Green’s stories is so like something written straight from a teenagers thoughts that readers will, at times, tend to believe that they are listening to a teenager’s voice. That is what set Green apart from his contemporaries. (October 2017 review)
Top 4: The Curious Incident of the Dog in the Night-Time (Mark Haddon)
“This will not be a funny book,” says Christopher. “I cannot tell jokes because I do not understand them.” But it is a funny book, as well as a sad one. Christopher’s compulsive noting of mundane facts provides comedy reminiscent of the best of Adrian Mole, especially in his dealings with the police and his special-needs classmates. And Haddon’s inclusion of diagrams, timetables, maps, even maths problems, extends the normal scope of novel-writing and demonstrates the rich idiosyncrasies of the autistic brain. The Curious Incident is published simultaneously for adults and older children; despite its clarity and simplicity, it operates on several levels. I’d love to know what a reader with Asperger’s thinks of this book. I think it’s brilliant.
Top 3 (Bronze Award): Bream Gives Me Hiccups and Other Stories (Jesse Eisenberg)
In Bream Gives Me Hiccups, Jesse Eisenberg presents a collection of stories ranging from a privileged nine-year-old’s reviews of high-end restaurants, to these prescription notes from a dad to his son, to a letter from a hilarious teenager about her roommate who happened to have stolen her ramen. In this book, Eisenberg reveals all the characteristics that make millennials unique and funny and deep and lost: their great regard of themselves, the need to be involved and their love of the internet, all of this written in a voice that is both wise and clueless. In short, the book presented us as what we truly are: lost but finding our way home.
The book (and Eisenberg) asks the readers to be open to his various cultural references some of which readers might know, some they might be confused about. But this is part of the book’s charm. Inspite of these cultural references (or maybe because of it), the book offers a different reading experience, funny yet irritating, uncomfortable to read yet deep, because of the simple reason that is so effing good. That’s just that. (April 2017 review)
Top 2 (Silver Award): The Brief Wondrous Life of Oscar Wao (Junot Díaz)
Enter the fat and nerd kid in the person of Oscar De Leon. Oscar is a Dominican guy who grew up in the 1980’s New Jersey neighbourhood. No need to imagine him, because the author Junot Díaz distinctly describe him as a Oscar Wilde look-a-like, a Dominican accent turned Wilde into Wao, thus the poor guy here was called Oscar Wao.
The Brief Wondrous Life of Oscar Wao chronicles the boring and extremely sad live of Oscar which would make every nerds out there depress. But his family has a secret: they are guided by the golden mongose, a mythical creature that made his clan successful, until of course the arrival of the fuku, a creature of evil which hunts his family into despair.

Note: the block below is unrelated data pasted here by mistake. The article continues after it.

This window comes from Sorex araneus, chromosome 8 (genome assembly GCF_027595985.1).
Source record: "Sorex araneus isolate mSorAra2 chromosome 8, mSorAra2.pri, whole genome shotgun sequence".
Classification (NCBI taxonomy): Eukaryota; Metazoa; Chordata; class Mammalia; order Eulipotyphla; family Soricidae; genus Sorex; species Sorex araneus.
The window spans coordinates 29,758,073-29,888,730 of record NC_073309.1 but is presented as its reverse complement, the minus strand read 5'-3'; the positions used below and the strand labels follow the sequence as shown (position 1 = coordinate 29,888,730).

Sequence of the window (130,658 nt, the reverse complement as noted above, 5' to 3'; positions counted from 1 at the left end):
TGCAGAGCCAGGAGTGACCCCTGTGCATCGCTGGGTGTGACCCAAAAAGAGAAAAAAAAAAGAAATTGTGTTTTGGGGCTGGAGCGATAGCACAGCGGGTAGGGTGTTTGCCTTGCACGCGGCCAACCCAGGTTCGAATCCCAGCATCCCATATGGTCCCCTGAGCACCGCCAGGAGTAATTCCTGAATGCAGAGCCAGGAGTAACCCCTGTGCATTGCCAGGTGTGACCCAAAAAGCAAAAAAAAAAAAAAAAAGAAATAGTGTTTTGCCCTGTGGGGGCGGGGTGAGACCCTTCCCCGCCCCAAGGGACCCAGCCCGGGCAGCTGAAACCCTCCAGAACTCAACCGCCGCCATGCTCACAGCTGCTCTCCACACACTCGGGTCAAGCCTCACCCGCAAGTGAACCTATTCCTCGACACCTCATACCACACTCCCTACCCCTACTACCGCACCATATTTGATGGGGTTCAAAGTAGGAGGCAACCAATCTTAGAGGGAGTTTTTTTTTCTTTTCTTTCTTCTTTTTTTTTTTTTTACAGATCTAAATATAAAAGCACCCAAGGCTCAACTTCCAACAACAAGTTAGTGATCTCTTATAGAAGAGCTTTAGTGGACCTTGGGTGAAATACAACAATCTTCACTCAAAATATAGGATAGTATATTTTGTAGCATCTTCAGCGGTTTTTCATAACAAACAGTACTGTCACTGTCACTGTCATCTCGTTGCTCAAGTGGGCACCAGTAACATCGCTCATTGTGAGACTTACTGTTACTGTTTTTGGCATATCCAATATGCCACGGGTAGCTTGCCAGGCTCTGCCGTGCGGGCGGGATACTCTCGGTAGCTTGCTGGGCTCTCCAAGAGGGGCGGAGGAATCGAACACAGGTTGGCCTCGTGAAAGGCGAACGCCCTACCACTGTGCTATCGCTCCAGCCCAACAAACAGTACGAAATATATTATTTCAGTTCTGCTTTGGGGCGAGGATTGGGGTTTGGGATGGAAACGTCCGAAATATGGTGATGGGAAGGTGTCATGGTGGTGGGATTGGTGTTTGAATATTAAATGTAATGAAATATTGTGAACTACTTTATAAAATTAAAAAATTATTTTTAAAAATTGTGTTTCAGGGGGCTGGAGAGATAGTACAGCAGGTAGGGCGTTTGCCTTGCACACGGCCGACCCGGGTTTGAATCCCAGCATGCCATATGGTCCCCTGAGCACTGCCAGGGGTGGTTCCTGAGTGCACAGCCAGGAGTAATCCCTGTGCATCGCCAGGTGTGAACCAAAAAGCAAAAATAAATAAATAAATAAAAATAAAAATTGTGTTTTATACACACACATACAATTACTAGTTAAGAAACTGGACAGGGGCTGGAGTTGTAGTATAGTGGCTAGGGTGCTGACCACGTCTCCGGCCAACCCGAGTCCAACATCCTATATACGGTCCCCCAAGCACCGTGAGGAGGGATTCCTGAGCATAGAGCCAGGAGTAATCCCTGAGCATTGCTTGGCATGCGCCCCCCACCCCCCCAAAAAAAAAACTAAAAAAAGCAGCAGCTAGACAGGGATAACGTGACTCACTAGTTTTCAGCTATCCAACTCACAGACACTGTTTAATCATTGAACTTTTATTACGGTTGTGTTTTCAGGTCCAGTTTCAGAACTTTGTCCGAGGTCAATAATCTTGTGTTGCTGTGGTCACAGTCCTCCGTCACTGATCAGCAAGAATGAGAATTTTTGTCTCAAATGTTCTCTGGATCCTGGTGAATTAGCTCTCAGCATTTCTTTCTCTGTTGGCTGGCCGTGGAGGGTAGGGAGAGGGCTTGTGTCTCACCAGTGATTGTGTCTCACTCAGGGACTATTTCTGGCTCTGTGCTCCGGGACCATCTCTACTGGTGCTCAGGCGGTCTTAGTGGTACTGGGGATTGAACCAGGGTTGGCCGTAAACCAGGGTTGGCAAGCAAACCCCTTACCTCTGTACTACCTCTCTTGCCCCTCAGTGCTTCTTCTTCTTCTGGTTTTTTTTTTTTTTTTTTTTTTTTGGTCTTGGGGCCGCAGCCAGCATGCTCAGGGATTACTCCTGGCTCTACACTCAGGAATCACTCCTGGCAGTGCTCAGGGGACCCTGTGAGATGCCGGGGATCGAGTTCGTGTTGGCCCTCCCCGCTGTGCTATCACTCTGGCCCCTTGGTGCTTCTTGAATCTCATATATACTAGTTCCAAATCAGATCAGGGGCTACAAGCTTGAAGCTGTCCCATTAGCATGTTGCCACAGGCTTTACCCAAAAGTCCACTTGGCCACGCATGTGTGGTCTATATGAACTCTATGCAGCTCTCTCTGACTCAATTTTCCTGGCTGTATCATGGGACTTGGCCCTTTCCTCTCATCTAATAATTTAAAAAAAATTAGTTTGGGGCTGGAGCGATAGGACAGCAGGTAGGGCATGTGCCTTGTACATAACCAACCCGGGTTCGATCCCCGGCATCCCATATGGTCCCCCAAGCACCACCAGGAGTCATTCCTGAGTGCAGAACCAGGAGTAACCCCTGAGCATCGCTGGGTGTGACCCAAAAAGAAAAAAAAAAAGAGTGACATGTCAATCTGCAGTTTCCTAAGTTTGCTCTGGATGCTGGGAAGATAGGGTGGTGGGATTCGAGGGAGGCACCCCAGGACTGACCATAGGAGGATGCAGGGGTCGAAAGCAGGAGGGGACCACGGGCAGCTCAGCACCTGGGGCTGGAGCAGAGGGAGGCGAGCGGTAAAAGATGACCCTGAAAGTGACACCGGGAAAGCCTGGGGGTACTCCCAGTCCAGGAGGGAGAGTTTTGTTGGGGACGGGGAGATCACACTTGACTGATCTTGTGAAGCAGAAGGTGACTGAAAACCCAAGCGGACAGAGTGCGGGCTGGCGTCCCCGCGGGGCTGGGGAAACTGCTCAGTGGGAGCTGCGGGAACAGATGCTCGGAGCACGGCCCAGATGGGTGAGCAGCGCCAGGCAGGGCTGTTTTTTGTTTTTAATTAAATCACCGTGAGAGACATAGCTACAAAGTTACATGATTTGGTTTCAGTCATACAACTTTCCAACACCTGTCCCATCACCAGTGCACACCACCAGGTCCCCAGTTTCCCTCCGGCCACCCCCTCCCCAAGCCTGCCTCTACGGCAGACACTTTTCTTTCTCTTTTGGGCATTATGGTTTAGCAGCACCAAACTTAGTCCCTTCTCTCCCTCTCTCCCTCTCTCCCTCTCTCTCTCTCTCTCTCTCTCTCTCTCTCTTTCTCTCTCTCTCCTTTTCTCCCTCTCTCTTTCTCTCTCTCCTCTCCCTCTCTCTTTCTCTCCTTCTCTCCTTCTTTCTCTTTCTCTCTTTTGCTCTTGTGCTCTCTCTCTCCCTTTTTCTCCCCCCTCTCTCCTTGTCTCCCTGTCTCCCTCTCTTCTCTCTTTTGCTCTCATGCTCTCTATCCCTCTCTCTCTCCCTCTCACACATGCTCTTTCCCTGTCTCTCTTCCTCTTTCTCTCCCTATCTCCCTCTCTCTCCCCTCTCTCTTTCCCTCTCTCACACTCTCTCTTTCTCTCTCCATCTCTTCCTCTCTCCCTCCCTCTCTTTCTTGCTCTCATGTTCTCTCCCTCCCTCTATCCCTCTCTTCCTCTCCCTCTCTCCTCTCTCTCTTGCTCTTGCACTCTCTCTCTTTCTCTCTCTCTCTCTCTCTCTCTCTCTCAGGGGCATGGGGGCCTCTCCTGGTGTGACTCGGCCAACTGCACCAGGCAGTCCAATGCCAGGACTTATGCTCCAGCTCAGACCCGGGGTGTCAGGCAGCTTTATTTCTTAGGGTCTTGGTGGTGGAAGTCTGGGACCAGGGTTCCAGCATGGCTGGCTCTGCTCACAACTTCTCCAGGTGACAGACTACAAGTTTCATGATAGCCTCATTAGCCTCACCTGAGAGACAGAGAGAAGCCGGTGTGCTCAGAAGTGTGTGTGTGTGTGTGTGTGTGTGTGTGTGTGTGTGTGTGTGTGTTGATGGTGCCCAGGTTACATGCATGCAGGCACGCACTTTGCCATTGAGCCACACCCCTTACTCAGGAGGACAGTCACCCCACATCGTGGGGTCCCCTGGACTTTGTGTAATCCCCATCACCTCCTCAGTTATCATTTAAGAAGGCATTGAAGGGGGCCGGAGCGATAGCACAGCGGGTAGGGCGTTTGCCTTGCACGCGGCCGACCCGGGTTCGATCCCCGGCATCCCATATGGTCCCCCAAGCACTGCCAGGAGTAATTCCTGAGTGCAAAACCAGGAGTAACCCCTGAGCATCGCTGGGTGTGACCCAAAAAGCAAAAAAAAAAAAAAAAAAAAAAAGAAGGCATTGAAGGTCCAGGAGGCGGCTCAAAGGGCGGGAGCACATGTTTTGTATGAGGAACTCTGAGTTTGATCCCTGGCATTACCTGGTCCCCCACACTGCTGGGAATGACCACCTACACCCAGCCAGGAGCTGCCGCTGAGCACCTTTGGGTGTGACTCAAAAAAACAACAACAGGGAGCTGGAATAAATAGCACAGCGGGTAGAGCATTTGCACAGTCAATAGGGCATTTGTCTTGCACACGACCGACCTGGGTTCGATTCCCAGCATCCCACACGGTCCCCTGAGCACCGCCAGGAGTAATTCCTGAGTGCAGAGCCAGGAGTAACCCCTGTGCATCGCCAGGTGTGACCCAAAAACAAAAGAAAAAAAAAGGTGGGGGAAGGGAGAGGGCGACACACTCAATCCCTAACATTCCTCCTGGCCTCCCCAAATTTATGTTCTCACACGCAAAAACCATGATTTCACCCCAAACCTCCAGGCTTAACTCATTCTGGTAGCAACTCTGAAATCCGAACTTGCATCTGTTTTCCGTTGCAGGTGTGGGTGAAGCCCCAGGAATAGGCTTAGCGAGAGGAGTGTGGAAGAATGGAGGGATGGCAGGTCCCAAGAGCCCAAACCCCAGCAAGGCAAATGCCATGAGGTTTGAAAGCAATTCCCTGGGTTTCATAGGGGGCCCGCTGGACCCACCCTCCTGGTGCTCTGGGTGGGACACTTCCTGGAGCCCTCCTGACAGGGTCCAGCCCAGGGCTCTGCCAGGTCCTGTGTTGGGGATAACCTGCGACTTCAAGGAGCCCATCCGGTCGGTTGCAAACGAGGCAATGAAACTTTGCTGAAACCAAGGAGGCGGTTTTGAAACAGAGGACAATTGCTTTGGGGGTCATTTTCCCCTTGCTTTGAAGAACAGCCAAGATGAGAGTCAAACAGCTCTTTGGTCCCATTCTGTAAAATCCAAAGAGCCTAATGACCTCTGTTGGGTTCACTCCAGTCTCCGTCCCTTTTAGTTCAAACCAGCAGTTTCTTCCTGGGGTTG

Well, all of those were old folks story but Oscar Wao’s story, his nerdiness, how he did fall in love, and fall in love hard with every girls in sight, the history of his family: his sister, mother, his grandfather, made all his narrative more intriguing and a page-turner. This book is a brave narrative of a family, a foreign kid saddled by his history and culture while trying to fit into a different world,that was until the fuku got the better of him. (March 2017 review)
BEST BOOK OF 2017 (Gold Award): The Amazing Adventures of Kavalier & Clay (Michael Chabon)
It took me one week to write this review because I can’t find the right words to say about what I felt about this book. And came Shelley Harris’ review and her words are perfect to describe what I felt about Chabon’s novel:
“The Amazing Adventures of Kavalier and Clay’ is the book of a lifetime for the uncomplicated reason that I’ve spent my whole life reading, and it’s the best book I’ve ever read. But it’s the book of my writing life, too. Writers read double, I think: once in readerly abandonment to the story, a second time with a critical distance. In that second pass I watch ‘Kavalier and Clay’ as I might, appropriately enough, watch an illusionist. I try to work out the trick, to see how those movements, which seem perfectly ordinary – a shifting around of the same words we all use – might produce that dazzling effect.”
The novel introduces us to the golden age of comic books in America and the struggles and triumphs of their artists and writers, the creators of the superheroes we come to know today: Batman, Superman, Wonder Woman and the other less known but then successful characters such as the Escapist. Through this character, we watched as Joe and Sam pin their hopes and dreams on this imaginary superhero. (February 2017 review)